MWEB hints at unshaped broadband

2012-08-14 14:07
MWEB CEO Derek Hershaw has hinted that the ISP is looking at unshaped broadband for South African consumers. (Duncan Alfreds, News24)

MWEB CEO Derek Hershaw has hinted that the ISP is looking at unshaped broadband for South African consumers. (Duncan Alfreds, News24)

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VIDEO: Internet state in SA

2012-08-14 13:02

MWEB CEO Derek Hershaw chats about the state of the cable broadband internet industry in SA in this YouTube video.WATCH

Cape Town - MWEB has hinted that it would like to offer South African cable broadband consumers unshaped data packages as internet demand escalates.

"It's probably a factor of two things: For us, it's one of the holy grails - can we deliver a service that is uncapped, and you don't have to worry about shaping or unshaping. That would be fantastic for us," Derek Hershaw, CEO of MWEB ISP told News24.

He said that cost was a limiting factor as the ISP would have to buy more capacity from Telkom.

"The one thing [standing in the way] is input cost and your IPC [IP Connect] cost is probably the most obvious one. For us to offer an unshaped, uncapped product across our entire base, we would have to buy significantly more IPC capacity and that comes at a cost, so there has to be a commercial model for that."

MWEB introduced uncapped broadband products into the South African market in 2010 and many other service providers followed suit.


The company has an active online gaming division with about 50 000 users, but Hershaw doubted that South Africa's ageing network might not be able to handle a sudden demand for bandwidth associated with rich media consumption like video.

"Right now I don't think Telkom's infrastructure from a DSLAM [digital subscriber line access multiplexer] to an exchange, backhaul into their core, can carry that sort of load.

"But is it something that's likely to happen in the foreseeable future? I think so. I think competitive market forces and consumer demand will get us there."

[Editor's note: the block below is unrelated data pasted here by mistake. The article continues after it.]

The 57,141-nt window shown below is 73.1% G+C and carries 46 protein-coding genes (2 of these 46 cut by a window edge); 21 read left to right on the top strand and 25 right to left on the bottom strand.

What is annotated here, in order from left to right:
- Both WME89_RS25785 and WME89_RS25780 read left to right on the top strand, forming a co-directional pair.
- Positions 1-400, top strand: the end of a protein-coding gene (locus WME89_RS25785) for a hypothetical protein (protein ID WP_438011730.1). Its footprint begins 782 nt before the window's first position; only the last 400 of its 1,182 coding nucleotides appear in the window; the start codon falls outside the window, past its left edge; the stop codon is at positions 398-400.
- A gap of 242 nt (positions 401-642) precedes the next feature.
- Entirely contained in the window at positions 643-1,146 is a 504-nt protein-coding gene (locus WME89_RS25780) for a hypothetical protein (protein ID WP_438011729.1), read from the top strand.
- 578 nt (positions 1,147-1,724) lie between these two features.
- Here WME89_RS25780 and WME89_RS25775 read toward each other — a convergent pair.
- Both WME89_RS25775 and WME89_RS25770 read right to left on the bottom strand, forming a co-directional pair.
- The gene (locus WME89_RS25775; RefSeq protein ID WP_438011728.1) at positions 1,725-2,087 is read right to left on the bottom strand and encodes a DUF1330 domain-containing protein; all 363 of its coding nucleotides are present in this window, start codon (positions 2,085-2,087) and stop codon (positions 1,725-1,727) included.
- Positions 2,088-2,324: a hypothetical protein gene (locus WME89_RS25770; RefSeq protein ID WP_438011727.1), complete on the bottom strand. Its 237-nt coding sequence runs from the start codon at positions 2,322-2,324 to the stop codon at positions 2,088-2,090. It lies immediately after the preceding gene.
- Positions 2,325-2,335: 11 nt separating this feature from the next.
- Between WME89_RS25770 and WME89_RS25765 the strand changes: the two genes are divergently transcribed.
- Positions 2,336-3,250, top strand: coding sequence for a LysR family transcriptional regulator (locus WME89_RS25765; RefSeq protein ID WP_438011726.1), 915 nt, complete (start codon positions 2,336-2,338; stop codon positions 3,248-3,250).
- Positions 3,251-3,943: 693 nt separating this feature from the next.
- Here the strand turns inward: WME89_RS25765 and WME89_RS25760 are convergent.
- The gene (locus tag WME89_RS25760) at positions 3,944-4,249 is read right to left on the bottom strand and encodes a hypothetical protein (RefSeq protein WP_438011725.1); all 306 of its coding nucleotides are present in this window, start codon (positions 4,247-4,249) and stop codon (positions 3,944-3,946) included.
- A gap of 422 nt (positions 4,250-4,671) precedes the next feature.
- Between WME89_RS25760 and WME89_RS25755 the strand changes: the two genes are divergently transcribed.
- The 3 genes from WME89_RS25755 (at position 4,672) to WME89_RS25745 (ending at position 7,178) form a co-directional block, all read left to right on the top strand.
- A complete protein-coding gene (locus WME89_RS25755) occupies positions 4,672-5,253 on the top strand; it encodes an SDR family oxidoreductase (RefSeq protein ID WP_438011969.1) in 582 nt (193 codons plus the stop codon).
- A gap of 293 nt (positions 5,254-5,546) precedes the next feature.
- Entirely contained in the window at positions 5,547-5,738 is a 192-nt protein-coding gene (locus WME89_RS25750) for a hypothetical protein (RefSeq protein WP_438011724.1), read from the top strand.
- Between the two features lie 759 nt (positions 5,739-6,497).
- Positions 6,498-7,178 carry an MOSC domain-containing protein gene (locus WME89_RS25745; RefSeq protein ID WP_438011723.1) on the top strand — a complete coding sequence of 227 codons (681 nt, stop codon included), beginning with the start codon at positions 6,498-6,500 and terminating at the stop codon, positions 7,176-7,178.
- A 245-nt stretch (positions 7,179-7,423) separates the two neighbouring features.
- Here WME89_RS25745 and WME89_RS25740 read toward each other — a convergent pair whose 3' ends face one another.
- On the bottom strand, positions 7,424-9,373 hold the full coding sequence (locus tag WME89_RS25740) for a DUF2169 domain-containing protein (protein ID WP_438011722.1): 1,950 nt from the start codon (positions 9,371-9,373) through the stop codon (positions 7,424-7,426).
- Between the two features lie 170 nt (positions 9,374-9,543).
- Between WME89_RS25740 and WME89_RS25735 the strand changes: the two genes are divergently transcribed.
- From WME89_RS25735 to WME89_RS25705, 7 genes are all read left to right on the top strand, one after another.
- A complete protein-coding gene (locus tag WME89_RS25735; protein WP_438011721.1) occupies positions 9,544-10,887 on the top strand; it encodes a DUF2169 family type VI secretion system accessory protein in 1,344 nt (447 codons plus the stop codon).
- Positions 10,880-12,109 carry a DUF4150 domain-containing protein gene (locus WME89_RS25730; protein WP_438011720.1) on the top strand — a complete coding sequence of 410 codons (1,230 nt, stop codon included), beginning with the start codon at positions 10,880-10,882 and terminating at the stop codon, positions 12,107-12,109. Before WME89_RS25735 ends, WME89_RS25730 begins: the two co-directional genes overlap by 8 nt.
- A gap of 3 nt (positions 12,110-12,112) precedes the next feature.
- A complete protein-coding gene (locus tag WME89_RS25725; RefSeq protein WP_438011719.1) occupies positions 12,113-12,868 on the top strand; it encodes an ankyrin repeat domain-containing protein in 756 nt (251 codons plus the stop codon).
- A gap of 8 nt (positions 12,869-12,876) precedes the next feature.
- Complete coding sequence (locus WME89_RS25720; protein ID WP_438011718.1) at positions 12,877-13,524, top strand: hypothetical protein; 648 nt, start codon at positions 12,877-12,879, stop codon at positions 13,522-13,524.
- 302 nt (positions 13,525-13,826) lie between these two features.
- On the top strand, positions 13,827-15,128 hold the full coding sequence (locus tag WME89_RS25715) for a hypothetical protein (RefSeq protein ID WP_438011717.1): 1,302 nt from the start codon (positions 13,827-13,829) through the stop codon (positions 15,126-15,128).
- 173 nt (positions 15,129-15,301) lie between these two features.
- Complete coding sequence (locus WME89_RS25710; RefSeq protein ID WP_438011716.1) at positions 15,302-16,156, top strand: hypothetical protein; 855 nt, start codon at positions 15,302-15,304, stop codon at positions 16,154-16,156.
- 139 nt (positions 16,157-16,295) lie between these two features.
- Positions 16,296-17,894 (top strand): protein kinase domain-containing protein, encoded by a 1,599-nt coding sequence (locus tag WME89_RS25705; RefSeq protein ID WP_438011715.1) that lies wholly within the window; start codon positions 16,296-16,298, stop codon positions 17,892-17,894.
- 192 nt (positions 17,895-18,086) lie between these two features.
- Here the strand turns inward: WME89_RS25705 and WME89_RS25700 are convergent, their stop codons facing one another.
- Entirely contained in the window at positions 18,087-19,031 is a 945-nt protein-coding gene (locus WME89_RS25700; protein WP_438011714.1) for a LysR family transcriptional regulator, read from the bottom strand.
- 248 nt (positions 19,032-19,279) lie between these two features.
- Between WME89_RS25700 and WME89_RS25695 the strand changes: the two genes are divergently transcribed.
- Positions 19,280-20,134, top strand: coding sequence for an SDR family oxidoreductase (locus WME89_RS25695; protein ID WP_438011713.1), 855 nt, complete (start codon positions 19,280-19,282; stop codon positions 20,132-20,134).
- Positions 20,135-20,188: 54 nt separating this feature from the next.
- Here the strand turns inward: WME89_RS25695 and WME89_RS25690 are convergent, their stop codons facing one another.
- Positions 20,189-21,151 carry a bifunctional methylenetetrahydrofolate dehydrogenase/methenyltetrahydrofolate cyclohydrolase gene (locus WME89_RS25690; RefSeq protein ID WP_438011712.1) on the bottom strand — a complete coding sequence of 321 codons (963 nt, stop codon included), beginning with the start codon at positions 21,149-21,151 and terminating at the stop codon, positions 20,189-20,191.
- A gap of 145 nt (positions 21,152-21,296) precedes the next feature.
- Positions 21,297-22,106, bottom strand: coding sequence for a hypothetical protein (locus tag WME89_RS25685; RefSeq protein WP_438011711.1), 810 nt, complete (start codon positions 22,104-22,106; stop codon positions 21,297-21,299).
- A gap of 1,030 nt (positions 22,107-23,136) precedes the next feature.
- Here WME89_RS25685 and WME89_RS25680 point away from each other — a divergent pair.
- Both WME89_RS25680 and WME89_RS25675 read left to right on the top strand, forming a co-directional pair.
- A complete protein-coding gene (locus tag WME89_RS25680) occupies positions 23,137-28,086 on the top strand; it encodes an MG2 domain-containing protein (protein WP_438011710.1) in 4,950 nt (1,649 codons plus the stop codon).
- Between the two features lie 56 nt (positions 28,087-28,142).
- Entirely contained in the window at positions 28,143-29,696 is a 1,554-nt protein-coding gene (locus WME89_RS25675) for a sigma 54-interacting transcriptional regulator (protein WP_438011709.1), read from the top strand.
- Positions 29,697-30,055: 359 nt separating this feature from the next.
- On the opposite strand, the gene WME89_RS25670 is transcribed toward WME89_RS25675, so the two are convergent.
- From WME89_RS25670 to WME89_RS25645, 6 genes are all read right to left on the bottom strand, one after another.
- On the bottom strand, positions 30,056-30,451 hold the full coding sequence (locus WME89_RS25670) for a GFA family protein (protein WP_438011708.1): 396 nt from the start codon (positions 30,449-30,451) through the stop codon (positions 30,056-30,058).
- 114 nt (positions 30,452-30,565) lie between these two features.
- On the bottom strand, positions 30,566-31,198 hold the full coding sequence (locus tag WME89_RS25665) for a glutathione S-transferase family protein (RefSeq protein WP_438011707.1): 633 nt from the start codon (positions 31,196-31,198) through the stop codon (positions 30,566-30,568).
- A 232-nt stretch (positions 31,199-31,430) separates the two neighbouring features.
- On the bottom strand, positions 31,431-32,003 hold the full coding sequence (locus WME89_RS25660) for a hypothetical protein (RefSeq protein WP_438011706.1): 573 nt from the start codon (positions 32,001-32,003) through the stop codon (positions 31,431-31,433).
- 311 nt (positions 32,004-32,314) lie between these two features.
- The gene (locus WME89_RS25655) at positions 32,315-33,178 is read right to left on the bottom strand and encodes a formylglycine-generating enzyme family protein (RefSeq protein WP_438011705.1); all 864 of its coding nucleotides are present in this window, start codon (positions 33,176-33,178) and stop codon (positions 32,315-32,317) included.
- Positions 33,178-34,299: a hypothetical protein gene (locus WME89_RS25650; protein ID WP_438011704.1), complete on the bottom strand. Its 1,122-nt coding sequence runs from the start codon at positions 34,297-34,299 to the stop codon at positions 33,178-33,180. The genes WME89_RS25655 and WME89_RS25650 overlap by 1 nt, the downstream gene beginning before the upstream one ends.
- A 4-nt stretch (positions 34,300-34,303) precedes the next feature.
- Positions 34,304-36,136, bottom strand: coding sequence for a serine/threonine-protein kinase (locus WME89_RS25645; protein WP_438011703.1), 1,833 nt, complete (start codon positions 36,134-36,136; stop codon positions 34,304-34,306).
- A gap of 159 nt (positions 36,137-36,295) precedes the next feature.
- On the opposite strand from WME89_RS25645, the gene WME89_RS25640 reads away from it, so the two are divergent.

MWEB has been pushing the industry to lower internet access costs and lobbied for open peering in 2010.

"Hopefully we establish a principal where all ISPs peer on an open basis using the ‘hot potato’ principal - i.e. where you hand the traffic over at the closest point to where it is hosted," Hershaw said at the time.

Telkom is critical to South Africa's cable broadband industry and the state enterprise has made some moves to increase capacity to users.

It announced that it was on track with a network revamp after an interdict brought by ZTE Mzanzi for being excluded from the bidding process for the estimated R13bn project in March 2012.


"This means that we will no longer face undue delays in the rollout of the project. Telkom is ready to proceed with its deployment of the MSAN technology which will allow the company to bring the fibre network closer than it has ever been to homes and business premises," Telkom said in a statement on its website.

The first MSAN or Multi Service Access Node units have been deployed in Pretoria and Telkom hopes to roll them out nationwide.

MSAN technology should enable higher broadband speeds without the need for additional infrastructure to be built.

"What's important about that is that over the same piece of last mile copper, you can take your connection speeds from 4mbps [megabits per second] to 10mbps to 20mbps to 40mbps. Suddenly those kinds of first world speeds we dream about become reality," said Hershaw.

The ISP is heavily dependent on Telkom and it has a direct bearing on the cost to the consumer.

"In the fixed line space, we're still heavily dependent on Telkom in terms of investing in infrastructure and then the way they commercially model and price it for either ISPs like ourselves or directly to the consumer," Hershaw said.

News24 is part of, a subsidiary of Media24, which is in the Naspers stable. MWEB is a subsidiary of Naspers.

- Follow Duncan on Twitter
Read more on:    mweb  |  broadband  |  internet

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